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Choosing the Right Skates for Ice-Skating



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By : Jimmy Cox    99 or more times read
Submitted 2012-07-03 12:09:24
Your skates, while important, are not as important as your boots. A pair of low figure skates of the correct size and shape does not have to be expensive or even moderately expensive to be perfectly satisfactory for a long while. I skated for several years and learned all my fundamental figures on ordinary five dollar figure skates, which today would cost approximately ten dollars.

So that you will know for yourself whether you are being sold the right blades, pick up the skates on the counter and examine them carefully. Ask for a hockey skate and hold it in your left hand. Now ask for a figure skate and hold it in your right hand. The first thing you will notice is that the hockey skate has a plain pointed end in front, while the figure skate has a series of "teeth," or "picks." Hold the plate of the skates in your hands with the blades facing upward, and turn the blades to the light.

You will notice that the hockey skate, in your left hand, has an absolutely straight narrow blade - that is, the length of the blade is straight from heel to toe and the width of the blade is perfectly straight across. Now look at the figure blade. You will notice that from heel to toe the blade is set on a slight curve. This is called the "radius" of the skate, and most figure skates today are set on a 7-foot radius.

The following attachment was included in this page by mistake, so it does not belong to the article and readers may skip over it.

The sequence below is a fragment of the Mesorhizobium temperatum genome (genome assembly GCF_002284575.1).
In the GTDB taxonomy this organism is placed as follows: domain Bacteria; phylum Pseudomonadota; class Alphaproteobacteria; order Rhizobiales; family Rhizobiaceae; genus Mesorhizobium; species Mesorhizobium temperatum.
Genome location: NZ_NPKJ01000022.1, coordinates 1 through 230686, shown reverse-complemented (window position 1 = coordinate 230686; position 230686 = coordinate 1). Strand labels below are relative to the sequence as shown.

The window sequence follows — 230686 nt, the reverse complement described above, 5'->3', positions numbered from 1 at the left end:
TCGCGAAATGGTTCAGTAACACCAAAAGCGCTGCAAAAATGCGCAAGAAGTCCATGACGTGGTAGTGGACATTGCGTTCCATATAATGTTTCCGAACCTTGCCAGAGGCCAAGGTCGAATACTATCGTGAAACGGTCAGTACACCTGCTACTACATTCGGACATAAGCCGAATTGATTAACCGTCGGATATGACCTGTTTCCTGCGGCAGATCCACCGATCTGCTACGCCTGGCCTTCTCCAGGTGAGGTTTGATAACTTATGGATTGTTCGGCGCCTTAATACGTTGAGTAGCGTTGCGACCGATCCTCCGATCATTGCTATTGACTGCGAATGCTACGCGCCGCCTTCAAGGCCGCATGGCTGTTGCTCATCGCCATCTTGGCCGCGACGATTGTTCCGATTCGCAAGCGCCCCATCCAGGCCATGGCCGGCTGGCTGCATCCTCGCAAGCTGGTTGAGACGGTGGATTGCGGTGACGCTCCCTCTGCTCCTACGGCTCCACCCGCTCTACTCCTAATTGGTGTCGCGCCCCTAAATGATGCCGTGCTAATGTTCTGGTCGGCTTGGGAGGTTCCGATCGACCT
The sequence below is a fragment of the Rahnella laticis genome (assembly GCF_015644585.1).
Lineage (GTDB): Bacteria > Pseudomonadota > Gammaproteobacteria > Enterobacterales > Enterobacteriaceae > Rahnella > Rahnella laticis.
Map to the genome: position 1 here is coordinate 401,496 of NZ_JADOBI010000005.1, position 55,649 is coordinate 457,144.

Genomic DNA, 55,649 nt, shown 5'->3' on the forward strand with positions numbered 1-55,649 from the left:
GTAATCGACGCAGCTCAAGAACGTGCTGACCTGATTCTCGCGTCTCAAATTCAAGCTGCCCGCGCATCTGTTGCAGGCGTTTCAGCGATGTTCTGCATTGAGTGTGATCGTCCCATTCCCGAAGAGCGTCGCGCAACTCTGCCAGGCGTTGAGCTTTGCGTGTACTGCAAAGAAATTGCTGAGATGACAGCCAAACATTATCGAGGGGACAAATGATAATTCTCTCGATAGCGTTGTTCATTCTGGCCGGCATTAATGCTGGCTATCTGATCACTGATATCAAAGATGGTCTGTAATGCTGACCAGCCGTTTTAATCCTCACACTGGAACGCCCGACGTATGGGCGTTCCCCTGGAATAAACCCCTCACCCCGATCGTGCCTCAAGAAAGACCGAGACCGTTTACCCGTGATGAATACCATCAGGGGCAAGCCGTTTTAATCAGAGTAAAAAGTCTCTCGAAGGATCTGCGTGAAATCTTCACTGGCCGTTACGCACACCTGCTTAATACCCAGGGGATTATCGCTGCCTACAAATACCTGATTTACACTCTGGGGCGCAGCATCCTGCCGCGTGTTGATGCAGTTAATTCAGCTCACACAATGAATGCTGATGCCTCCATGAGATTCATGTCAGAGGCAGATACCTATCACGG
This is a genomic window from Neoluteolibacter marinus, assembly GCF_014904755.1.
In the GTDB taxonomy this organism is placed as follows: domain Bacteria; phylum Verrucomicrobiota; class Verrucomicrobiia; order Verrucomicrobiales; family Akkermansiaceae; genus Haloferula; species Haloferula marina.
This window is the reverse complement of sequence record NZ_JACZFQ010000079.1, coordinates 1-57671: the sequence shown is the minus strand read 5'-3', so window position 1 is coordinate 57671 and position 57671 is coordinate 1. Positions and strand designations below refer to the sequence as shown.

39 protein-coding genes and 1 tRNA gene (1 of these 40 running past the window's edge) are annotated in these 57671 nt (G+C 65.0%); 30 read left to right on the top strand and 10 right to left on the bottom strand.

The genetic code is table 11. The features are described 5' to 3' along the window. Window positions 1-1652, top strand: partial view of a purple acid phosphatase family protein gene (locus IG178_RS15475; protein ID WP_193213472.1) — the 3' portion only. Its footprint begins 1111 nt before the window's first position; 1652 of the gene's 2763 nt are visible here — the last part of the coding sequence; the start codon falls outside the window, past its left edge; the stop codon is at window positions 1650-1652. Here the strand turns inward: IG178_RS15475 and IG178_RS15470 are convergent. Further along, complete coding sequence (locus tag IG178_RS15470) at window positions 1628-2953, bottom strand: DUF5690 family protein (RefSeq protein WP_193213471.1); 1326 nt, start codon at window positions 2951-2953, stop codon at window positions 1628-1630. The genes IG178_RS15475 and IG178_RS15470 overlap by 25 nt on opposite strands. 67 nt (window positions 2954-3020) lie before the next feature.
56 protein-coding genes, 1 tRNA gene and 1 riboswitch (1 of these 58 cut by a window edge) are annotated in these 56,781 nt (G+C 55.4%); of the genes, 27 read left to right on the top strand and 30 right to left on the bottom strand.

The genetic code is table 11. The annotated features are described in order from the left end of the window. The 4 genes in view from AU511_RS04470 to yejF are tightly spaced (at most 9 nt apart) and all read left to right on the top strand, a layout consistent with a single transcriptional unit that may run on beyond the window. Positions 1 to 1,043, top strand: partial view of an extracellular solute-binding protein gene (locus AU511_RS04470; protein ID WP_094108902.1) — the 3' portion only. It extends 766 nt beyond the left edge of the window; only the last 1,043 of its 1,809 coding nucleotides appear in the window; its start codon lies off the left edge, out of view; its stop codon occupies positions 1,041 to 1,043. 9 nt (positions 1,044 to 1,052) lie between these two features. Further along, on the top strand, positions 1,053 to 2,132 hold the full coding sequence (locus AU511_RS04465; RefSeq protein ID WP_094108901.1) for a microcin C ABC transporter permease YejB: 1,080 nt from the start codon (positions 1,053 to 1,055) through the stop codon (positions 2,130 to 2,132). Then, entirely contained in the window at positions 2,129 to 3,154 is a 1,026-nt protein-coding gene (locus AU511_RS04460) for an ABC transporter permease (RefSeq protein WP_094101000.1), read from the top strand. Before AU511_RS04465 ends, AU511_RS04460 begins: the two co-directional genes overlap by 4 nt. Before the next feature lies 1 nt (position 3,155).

Look at and feel the blade itself. You will notice that there is a hollow ridge down the center of the skate, leaving two higher edges at each side of it. This hollow ridge is called the "concave" of the skate and is what is meant by the term "hollow-ground" as applied to figure skates. The sides of the hollow ridge are the so-called "edges" of the skate, and when you have your outfit on, the edge of the skate that is nearest the inside of your foot is called the "inside edge," and the edge nearest the outside is correspondingly called the "outside edge." It is well to memorize these terms, for the actual skating figures are named according to which edge of the skate you use to trace them.

To get back to the skates you are holding in your hands, grasp the blades firmly with the skates perfectly level and near together. You will immediately notice that the shoe plate of the hockey skate is higher than that of the figure skate, and if you look more closely, you will see that the two upright pieces that join the toe plate and the heel plate to the blade (in other words, the "stanchions") are much higher on the hockey skate than on the figure skate. This is important. The higher your foot is from the ice, the harder it is to keep your ankle upright. It is much the same principle as stilt walking; the lower your center of gravity, naturally the easier it is to balance.

Therefore it stands to reason that it is easier to learn to skate on the low figure skates than on the high hockey skates. Even if you are not sure you ever want to try figures, even if you think you will be content to plain skate round and round the village pond or city rink, you will find it ever so much easier to learn to navigate over the ice on figure skates. You can play everything except top drawer hockey on figure skates, but you can never trace even the simplest figures correctly or dance an ice waltz on hockey skates.
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